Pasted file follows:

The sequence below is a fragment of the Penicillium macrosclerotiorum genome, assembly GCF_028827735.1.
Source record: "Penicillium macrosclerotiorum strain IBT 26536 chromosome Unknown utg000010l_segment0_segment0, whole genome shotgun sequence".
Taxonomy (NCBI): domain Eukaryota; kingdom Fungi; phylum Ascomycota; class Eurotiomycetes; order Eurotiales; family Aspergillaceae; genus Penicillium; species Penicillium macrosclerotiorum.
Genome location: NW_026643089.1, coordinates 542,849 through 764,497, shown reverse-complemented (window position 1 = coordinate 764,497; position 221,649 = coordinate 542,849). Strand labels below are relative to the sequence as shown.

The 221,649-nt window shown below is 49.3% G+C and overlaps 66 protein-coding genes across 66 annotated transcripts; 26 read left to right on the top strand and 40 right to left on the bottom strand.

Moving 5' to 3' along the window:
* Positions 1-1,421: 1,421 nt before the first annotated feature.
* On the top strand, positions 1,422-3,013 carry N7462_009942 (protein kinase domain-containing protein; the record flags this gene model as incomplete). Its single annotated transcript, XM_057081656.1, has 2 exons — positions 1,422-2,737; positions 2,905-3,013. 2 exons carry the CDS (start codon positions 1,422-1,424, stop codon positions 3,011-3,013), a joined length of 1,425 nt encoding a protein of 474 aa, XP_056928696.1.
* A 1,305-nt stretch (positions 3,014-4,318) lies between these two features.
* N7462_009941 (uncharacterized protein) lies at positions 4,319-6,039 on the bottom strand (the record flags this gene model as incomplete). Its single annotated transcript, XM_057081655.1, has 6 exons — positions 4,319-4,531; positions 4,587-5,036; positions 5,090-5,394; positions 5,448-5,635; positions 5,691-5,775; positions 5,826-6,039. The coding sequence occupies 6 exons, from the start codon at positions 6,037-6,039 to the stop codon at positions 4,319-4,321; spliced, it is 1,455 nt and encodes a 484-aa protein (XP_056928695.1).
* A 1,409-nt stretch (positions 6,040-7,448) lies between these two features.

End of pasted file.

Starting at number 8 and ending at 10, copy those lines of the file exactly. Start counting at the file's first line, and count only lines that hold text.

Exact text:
* On the top strand, positions 1,422-3,013 carry N7462_009942 (protein kinase domain-containing protein; the record flags this gene model as incomplete). Its single annotated transcript, XM_057081656.1, has 2 exons — positions 1,422-2,737; positions 2,905-3,013. 2 exons carry the CDS (start codon positions 1,422-1,424, stop codon positions 3,011-3,013), a joined length of 1,425 nt encoding a protein of 474 aa, XP_056928696.1.
* A 1,305-nt stretch (positions 3,014-4,318) lies between these two features.
* N7462_009941 (uncharacterized protein) lies at positions 4,319-6,039 on the bottom strand (the record flags this gene model as incomplete). Its single annotated transcript, XM_057081655.1, has 6 exons — positions 4,319-4,531; positions 4,587-5,036; positions 5,090-5,394; positions 5,448-5,635; positions 5,691-5,775; positions 5,826-6,039. The coding sequence occupies 6 exons, from the start codon at positions 6,037-6,039 to the stop codon at positions 4,319-4,321; spliced, it is 1,455 nt and encodes a 484-aa protein (XP_056928695.1).